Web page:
Tanzania will ‘play a key role in GMO science despite the propaganda’

Richard Wetaya

December 15, 2022

Several African scientists who are knowledgeable about GMO science argue that contrary to ongoing anti-GMO propaganda the actual threat to Africa’s seed systems and agriculture is not GMOs but rather the fear of them.

Dr. Daniel Maeda, a Tanzanian cellular biologist and biotechnology expert, is one such scientist.

Dr. Maeda, who doubles as a lecturer at the University of Dar es Salaam, recently stated on the BBC’s Kiswahili Service that East Africa should harmonise GMO regulatory requirements in light of Kenya’s recent decision to lift a ban on GMOs and their importation.

Dr. Maeda believes that unfounded fears about GMOs and the use of genetic technologies should not stymie Africa’s agricultural development.

“The many unfounded and farfetched GMO fears in Africa are fueled by conspiracy theories from other parts of the world and some civil society organizations. Narratives such as GMOs cause cancer or may result in the extinction of indigenous seeds and plants are wrong and must be disabused.”

“These and other GMO misconceptions will exacerbate matters at a time when the continent needs to do more to get scientifically literate and to address food insecurity and the effects of climate change on its agriculture systems,” Dr Maeda, who has given TEDx lectures under the slogan “Fear is the enemy, not GMOs“, said.

He added that “regarding the safety of GMOs, numerous studies have been conducted, and there is currently no proof that GMOs cause cancer. The usage of GMOs will not ever lead to the extinction of indigenous food systems. Since many African nations currently import their seeds for food crops, it is possible that native seeds have already been lost.”

Dr Maeda emphasized that “with or without GMO seeds, every country requires a seed bank system to assist in the conservation of its indigenous seeds, plants, and animals which are constantly under threat from biotic and abiotic pressures, not to mention that farmers will always prefer high yielding seeds over indigenous seeds.”

Several anti-GMO civil society actors on the continent, including the Alliance for Food Sovereignty in Africa, have claimed that allowing agribusiness multinationals like Bayer, Syngenta, Yara International, and others to control and sell their patented GMO seeds to Africa’s smallholder farmers will result in the extinction of the ancient African indigenous practice of storing seeds from crop harvests.

Maeda, who was part of a three-person team appointed by the Tanzania Commission for Science and Technology (COSTECH) in 2020 to address the country’s Parliamentary Committee on Industry, Trade, and the Environment on the potential of biotechnology, expressed optimism that Tanzania would eventually reverse its ill-advised ban on GMO trials in light of emerging challenges such as post-harvest losses, climate change and water scarcity among others.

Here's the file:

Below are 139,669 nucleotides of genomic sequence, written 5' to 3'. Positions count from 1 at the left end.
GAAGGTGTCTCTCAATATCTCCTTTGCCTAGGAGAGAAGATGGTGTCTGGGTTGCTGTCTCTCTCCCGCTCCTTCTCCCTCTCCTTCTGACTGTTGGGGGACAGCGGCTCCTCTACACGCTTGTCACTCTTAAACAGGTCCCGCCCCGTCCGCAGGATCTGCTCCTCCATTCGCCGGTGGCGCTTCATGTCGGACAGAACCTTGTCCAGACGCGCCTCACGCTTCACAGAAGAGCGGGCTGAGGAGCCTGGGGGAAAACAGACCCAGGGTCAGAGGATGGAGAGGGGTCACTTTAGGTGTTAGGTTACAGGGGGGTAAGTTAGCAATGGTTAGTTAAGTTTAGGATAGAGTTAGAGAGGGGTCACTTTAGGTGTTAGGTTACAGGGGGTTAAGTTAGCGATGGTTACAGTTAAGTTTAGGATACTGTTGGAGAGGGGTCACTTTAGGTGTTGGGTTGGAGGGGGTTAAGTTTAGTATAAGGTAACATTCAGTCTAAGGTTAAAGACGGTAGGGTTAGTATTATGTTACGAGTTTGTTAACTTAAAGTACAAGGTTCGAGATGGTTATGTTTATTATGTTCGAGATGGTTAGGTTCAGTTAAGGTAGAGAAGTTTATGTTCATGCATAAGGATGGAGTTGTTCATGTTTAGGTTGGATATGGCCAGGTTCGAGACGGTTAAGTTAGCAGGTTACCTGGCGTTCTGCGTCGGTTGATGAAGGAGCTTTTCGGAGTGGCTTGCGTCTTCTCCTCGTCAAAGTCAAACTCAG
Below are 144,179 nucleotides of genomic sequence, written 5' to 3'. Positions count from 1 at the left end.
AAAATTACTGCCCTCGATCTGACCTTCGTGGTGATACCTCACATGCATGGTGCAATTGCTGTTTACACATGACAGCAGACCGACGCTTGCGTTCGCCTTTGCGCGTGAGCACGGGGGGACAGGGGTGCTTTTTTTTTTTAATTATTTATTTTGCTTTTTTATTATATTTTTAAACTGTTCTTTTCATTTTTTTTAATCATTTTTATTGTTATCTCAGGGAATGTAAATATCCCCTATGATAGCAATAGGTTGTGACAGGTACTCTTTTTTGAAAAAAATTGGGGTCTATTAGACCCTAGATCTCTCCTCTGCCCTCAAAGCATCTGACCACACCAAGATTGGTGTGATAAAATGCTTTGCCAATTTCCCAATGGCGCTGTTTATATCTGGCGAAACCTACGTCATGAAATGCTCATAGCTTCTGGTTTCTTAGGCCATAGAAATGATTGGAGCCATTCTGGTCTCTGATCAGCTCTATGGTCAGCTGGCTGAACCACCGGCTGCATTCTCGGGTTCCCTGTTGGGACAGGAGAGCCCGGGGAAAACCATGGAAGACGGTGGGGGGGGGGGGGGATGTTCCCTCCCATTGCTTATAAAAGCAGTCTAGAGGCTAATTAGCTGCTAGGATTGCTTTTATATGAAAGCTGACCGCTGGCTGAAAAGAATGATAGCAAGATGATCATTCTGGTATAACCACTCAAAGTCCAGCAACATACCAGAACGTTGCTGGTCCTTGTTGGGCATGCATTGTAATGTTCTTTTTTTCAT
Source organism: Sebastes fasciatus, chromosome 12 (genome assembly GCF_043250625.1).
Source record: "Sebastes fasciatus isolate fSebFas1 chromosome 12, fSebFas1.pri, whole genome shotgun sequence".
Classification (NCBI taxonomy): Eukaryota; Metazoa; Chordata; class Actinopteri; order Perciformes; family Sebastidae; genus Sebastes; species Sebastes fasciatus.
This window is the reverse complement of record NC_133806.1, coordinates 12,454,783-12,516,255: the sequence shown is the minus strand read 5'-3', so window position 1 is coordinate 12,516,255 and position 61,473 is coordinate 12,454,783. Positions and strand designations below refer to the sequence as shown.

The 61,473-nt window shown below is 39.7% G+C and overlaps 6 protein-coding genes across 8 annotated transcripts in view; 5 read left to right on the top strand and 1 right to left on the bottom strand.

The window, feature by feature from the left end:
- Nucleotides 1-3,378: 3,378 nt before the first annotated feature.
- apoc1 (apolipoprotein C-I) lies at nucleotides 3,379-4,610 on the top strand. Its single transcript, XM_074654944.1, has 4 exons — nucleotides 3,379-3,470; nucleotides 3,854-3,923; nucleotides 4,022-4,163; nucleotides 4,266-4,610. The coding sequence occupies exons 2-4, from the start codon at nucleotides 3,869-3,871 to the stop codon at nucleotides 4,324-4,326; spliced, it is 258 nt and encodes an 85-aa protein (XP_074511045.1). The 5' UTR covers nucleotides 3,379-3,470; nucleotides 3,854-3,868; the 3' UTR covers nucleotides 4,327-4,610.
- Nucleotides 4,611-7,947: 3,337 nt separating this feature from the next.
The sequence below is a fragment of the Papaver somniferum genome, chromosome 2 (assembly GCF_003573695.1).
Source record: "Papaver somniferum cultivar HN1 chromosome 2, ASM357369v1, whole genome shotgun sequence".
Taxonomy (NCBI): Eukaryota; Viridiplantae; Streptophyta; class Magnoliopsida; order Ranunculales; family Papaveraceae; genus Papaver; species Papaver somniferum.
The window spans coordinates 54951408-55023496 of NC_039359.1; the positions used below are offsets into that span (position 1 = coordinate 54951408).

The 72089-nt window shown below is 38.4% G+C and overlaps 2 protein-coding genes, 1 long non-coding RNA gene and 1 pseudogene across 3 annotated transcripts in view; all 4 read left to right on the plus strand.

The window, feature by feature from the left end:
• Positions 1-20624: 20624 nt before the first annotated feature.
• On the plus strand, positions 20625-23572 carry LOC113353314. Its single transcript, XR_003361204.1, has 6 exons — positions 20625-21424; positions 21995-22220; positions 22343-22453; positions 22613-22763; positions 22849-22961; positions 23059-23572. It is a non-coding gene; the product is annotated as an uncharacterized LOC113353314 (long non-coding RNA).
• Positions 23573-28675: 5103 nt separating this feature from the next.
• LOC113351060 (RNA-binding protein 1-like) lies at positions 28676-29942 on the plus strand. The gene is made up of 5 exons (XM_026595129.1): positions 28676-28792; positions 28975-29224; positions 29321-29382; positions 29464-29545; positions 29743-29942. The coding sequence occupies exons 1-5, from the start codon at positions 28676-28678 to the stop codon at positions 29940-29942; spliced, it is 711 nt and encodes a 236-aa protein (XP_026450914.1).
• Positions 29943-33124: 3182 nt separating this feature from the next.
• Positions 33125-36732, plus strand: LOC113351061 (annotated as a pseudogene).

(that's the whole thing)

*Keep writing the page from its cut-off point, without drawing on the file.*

Last year, the Global Farmers Network, an organisation that amplifies farmers’ voices in promoting trade, technology, sustainable farming, economic growth, and food security, reported that without GMOs, Tanzania, a country where agriculture employs 75 percent of the population and which recently stepped up its vigilance after Kenya lifted the ban on GMOs, would continue to face food insecurity.

“I am confident the GMO ban will be reversed especially since organizations such as the Forum for Agriculture Biotechnology and the Biotech Society of Tanzania among others are earnestly engaging the Tanzanian Government. Even when the initial ban on GMO trials was decreed last year, ongoing trials were not suspended but were allowed to conclude.  Tanzania has a relatively robust regulatory framework in place for GMO work in agriculture. This helps instil confidence even among the most skeptical policymakers,” he said.

One of the crops whose development was halted by the Tanzanian government was cassava, yet it is very much a staple food in the country.

Dr. Maeda explained that “While cassava is resilient to abiotic stressors such as climate change, it still suffers from biotic stresses including  cassava viral diseases which can be eliminated by introducing disease-resistant varieties. Diseases such as mosaic and bacterial blight are rapidly spreading throughout Tanzania and the region necessitating immediate control measures. GMO cassava has the potential to play an important role in disease control, but only through research will we be able to fully realize this potential”.

On the future of stem cell technology and regenerative medicine in East Africa, Maeda believes that ongoing kidney and bone-marrow transplants at Tanzania’s Muhimbili National Hospital will provide many exciting opportunities.

“Strengthening capacity for bone marrow transplantation collaborations between researchers and clinicians in areas of hematopoietic stem cell biology could bring about novel developments in cell- and gene-therapy approaches to hematological diseases in Tanzania and beyond. Such collaborations will allow the adoption of innovations from other countries such as gene editing approaches to genetic diseases like sickle cell and beta-thalassemia,”  Dr. Maeda noted.

He predicted that “with the improvement of clinical technological know-how in kidney transplantation, there are opportunities for research groups working on bio-artificial organs, organoids, 3-D printed organs, and organs-on-a-chip systems research to establish themselves in Tanzania and play an important role in developing this field.”